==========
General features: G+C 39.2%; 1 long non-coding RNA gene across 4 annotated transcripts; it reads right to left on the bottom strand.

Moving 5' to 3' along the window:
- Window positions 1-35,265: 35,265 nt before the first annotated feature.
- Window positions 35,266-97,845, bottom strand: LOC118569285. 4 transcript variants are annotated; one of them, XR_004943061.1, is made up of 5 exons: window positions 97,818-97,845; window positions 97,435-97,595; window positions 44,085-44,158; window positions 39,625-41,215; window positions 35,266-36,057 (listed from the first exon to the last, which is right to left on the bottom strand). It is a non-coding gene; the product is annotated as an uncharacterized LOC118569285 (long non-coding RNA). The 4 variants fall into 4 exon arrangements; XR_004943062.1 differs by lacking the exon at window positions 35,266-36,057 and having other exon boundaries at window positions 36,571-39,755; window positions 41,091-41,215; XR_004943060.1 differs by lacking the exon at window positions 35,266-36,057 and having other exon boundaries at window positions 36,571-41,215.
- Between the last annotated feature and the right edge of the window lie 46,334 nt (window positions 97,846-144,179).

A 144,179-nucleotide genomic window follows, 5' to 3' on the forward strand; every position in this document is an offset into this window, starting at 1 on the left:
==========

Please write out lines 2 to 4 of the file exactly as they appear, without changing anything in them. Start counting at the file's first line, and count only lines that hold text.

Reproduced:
Moving 5' to 3' along the window:
- Window positions 1-35,265: 35,265 nt before the first annotated feature.
- Window positions 35,266-97,845, bottom strand: LOC118569285. 4 transcript variants are annotated; one of them, XR_004943061.1, is made up of 5 exons: window positions 97,818-97,845; window positions 97,435-97,595; window positions 44,085-44,158; window positions 39,625-41,215; window positions 35,266-36,057 (listed from the first exon to the last, which is right to left on the bottom strand). It is a non-coding gene; the product is annotated as an uncharacterized LOC118569285 (long non-coding RNA). The 4 variants fall into 4 exon arrangements; XR_004943062.1 differs by lacking the exon at window positions 35,266-36,057 and having other exon boundaries at window positions 36,571-39,755; window positions 41,091-41,215; XR_004943060.1 differs by lacking the exon at window positions 35,266-36,057 and having other exon boundaries at window positions 36,571-41,215.